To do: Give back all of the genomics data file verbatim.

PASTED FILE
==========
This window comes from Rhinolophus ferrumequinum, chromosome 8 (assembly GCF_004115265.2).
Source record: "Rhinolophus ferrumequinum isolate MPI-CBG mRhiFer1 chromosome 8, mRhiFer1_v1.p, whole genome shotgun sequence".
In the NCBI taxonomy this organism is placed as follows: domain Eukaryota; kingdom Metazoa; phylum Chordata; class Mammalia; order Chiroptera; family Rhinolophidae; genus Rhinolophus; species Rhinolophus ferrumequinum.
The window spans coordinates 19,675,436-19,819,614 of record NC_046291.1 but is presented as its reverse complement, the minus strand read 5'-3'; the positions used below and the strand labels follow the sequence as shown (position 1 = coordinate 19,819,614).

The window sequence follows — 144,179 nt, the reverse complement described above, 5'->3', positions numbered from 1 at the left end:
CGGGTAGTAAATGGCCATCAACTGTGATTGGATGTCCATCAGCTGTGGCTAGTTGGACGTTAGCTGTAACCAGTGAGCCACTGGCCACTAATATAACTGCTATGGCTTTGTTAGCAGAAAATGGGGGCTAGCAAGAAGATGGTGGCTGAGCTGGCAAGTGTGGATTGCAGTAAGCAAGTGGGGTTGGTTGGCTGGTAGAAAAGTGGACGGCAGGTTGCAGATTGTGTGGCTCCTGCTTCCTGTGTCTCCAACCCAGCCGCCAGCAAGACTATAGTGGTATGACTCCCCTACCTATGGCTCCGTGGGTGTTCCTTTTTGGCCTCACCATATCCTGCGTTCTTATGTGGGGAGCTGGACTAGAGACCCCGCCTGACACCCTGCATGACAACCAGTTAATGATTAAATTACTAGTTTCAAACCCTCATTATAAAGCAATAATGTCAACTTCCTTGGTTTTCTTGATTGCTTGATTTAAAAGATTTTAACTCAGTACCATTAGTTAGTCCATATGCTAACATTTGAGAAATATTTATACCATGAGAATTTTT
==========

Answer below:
This window comes from Rhinolophus ferrumequinum, chromosome 8 (assembly GCF_004115265.2).
Source record: "Rhinolophus ferrumequinum isolate MPI-CBG mRhiFer1 chromosome 8, mRhiFer1_v1.p, whole genome shotgun sequence".
In the NCBI taxonomy this organism is placed as follows: domain Eukaryota; kingdom Metazoa; phylum Chordata; class Mammalia; order Chiroptera; family Rhinolophidae; genus Rhinolophus; species Rhinolophus ferrumequinum.
The window spans coordinates 19,675,436-19,819,614 of record NC_046291.1 but is presented as its reverse complement, the minus strand read 5'-3'; the positions used below and the strand labels follow the sequence as shown (position 1 = coordinate 19,819,614).

The window sequence follows — 144,179 nt, the reverse complement described above, 5'->3', positions numbered from 1 at the left end:
CGGGTAGTAAATGGCCATCAACTGTGATTGGATGTCCATCAGCTGTGGCTAGTTGGACGTTAGCTGTAACCAGTGAGCCACTGGCCACTAATATAACTGCTATGGCTTTGTTAGCAGAAAATGGGGGCTAGCAAGAAGATGGTGGCTGAGCTGGCAAGTGTGGATTGCAGTAAGCAAGTGGGGTTGGTTGGCTGGTAGAAAAGTGGACGGCAGGTTGCAGATTGTGTGGCTCCTGCTTCCTGTGTCTCCAACCCAGCCGCCAGCAAGACTATAGTGGTATGACTCCCCTACCTATGGCTCCGTGGGTGTTCCTTTTTGGCCTCACCATATCCTGCGTTCTTATGTGGGGAGCTGGACTAGAGACCCCGCCTGACACCCTGCATGACAACCAGTTAATGATTAAATTACTAGTTTCAAACCCTCATTATAAAGCAATAATGTCAACTTCCTTGGTTTTCTTGATTGCTTGATTTAAAAGATTTTAACTCAGTACCATTAGTTAGTCCATATGCTAACATTTGAGAAATATTTATACCATGAGAATTTTT